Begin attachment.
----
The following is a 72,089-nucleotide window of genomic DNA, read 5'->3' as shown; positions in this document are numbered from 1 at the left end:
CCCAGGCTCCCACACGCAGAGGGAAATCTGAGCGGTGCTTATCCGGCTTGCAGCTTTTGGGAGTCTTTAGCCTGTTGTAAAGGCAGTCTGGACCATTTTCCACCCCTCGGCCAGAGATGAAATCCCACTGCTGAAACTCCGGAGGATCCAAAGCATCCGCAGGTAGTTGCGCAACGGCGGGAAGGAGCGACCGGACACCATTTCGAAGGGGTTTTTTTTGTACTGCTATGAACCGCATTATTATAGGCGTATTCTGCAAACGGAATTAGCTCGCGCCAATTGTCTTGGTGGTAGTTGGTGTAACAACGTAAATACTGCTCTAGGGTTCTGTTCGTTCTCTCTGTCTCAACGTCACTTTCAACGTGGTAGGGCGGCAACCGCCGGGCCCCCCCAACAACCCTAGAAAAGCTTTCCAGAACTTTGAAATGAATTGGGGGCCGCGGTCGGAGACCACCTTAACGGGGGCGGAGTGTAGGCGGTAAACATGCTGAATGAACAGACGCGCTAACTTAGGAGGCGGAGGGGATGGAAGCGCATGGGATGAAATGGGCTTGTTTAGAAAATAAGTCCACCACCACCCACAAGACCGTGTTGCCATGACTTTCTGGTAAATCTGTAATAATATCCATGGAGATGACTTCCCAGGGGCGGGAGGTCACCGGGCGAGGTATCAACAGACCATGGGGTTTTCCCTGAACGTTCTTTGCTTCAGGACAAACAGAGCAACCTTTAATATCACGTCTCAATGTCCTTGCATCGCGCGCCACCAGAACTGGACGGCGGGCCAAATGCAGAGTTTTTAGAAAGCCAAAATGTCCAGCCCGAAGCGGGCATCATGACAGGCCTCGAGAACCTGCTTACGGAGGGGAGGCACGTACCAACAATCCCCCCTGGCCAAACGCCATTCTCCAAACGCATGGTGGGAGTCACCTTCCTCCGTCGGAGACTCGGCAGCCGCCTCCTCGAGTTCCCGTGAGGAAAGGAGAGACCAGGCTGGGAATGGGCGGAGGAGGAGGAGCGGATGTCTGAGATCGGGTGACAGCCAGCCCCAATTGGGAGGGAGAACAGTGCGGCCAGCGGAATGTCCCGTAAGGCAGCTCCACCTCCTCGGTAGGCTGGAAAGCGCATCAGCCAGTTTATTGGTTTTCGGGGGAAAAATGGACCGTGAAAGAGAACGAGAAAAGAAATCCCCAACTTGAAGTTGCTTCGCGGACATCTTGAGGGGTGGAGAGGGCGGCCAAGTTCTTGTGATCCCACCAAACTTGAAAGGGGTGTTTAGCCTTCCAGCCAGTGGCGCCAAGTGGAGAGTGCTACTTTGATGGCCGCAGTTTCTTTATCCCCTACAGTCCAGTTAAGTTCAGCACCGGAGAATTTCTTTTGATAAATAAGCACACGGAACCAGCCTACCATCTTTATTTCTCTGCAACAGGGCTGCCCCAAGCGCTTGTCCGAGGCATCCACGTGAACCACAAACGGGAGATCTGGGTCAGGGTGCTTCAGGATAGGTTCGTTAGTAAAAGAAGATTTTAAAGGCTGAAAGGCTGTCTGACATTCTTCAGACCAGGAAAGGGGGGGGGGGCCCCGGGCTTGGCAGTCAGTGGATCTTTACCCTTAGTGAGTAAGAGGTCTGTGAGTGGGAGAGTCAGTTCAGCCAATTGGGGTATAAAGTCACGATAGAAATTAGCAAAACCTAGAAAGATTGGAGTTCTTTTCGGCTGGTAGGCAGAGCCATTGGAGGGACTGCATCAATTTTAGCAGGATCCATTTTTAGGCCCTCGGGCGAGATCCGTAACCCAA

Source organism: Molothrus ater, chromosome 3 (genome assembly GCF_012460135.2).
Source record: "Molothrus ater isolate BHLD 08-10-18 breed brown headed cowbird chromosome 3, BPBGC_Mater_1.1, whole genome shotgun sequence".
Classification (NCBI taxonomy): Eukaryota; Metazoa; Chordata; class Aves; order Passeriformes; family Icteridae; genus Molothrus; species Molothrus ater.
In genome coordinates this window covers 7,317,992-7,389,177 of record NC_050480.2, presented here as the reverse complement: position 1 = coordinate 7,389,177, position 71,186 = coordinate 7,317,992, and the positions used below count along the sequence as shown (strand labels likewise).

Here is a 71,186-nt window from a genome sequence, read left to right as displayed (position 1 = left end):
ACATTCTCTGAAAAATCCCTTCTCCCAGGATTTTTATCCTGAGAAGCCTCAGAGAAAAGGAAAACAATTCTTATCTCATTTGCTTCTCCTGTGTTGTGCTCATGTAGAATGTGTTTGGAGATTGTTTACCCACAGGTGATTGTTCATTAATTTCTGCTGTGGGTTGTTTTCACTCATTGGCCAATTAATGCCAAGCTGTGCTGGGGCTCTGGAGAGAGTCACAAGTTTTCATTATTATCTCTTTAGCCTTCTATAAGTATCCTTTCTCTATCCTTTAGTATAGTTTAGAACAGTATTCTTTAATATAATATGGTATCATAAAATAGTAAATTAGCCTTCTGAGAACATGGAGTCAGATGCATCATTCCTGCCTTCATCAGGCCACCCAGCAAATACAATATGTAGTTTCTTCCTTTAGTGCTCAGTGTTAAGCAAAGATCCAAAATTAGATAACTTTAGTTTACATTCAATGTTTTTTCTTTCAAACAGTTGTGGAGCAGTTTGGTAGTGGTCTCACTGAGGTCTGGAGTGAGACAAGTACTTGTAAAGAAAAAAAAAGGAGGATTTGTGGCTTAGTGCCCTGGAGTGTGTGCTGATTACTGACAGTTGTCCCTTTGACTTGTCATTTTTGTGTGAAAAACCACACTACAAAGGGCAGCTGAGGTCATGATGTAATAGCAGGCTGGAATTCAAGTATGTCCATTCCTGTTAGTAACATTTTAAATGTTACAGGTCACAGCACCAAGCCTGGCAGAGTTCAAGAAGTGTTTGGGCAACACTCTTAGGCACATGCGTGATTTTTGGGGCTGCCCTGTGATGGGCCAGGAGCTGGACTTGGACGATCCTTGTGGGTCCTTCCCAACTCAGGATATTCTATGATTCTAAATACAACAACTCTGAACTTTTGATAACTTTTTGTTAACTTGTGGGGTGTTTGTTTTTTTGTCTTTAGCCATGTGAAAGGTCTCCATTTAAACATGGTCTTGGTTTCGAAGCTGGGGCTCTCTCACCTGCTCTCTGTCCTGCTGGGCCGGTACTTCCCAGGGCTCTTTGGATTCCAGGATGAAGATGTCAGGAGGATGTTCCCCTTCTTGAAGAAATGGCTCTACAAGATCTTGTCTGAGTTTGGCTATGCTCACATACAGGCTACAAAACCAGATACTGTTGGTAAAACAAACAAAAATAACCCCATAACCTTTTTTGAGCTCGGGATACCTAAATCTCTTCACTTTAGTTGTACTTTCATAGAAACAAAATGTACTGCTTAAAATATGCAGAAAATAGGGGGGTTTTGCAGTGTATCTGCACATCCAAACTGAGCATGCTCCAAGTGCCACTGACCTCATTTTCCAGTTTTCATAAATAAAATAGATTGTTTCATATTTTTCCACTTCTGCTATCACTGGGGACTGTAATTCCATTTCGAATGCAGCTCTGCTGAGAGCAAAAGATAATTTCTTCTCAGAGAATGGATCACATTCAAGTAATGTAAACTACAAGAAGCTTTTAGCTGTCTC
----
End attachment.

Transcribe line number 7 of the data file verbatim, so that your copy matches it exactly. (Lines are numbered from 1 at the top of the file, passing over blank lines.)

Here is a 71,186-nt window from a genome sequence, read left to right as displayed (position 1 = left end):